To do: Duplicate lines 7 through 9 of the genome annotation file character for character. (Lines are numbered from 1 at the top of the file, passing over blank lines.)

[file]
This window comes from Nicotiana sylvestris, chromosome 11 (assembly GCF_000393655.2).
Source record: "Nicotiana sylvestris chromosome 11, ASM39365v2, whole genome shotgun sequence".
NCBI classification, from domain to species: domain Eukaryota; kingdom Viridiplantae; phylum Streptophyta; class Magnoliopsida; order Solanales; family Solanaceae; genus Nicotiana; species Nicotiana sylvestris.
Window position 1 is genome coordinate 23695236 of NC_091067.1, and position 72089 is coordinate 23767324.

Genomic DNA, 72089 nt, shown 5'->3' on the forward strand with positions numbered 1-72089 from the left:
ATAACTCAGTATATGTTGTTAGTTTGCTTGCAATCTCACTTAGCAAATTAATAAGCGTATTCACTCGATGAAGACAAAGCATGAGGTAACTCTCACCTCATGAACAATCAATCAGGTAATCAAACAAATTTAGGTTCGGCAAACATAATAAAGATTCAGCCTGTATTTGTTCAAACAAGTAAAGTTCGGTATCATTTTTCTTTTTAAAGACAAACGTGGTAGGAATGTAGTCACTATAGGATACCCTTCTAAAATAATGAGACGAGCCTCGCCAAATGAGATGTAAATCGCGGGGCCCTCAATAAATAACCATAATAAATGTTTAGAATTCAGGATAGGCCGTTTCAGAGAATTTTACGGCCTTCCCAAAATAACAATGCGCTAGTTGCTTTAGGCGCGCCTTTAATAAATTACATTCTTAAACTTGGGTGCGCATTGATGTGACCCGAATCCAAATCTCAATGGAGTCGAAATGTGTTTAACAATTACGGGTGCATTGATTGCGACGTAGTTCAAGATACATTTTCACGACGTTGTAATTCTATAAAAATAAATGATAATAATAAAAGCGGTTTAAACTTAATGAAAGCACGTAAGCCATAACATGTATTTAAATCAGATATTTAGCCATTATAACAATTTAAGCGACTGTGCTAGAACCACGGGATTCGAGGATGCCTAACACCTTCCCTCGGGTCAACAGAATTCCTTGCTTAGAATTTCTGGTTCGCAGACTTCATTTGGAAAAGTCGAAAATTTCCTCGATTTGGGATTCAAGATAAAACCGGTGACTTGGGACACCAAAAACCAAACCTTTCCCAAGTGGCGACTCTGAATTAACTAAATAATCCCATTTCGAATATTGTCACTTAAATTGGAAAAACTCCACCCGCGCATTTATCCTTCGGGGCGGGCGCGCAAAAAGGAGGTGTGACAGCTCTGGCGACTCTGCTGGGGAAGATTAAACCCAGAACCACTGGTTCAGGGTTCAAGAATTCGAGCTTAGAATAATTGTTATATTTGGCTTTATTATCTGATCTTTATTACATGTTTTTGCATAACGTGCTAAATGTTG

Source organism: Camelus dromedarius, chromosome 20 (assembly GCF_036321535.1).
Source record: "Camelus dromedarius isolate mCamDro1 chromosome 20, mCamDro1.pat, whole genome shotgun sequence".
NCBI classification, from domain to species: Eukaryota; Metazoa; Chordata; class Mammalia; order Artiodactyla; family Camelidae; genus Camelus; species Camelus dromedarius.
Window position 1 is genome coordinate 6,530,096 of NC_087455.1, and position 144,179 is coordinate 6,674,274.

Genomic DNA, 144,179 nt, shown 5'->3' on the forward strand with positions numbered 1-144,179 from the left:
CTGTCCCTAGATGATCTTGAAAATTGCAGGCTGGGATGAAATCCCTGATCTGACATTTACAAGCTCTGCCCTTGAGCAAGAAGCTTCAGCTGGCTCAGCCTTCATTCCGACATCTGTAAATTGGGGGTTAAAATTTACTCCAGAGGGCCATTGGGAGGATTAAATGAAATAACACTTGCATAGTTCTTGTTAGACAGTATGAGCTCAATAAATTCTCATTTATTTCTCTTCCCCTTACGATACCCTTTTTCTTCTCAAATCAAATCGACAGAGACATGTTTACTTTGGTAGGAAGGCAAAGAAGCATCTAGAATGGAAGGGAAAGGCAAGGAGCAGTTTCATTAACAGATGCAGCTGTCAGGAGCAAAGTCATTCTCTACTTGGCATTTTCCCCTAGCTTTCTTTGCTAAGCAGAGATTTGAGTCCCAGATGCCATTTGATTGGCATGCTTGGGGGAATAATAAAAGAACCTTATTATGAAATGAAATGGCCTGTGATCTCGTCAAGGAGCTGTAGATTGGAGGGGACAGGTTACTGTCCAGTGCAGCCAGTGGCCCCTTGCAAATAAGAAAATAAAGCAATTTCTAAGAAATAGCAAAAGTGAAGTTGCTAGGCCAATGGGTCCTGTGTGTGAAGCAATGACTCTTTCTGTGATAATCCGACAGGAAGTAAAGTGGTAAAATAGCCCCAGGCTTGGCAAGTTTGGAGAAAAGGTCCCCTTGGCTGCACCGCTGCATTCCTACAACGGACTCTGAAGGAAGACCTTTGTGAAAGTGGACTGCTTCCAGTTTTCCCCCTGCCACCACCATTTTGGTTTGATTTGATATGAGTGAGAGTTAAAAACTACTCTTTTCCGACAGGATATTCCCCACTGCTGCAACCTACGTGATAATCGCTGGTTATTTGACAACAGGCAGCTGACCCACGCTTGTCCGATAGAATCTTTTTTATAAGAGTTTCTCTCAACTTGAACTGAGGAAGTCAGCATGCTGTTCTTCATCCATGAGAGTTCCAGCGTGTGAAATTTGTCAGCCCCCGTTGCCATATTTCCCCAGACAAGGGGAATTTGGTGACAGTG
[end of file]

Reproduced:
Source organism: Camelus dromedarius, chromosome 20 (assembly GCF_036321535.1).
Source record: "Camelus dromedarius isolate mCamDro1 chromosome 20, mCamDro1.pat, whole genome shotgun sequence".
NCBI classification, from domain to species: Eukaryota; Metazoa; Chordata; class Mammalia; order Artiodactyla; family Camelidae; genus Camelus; species Camelus dromedarius.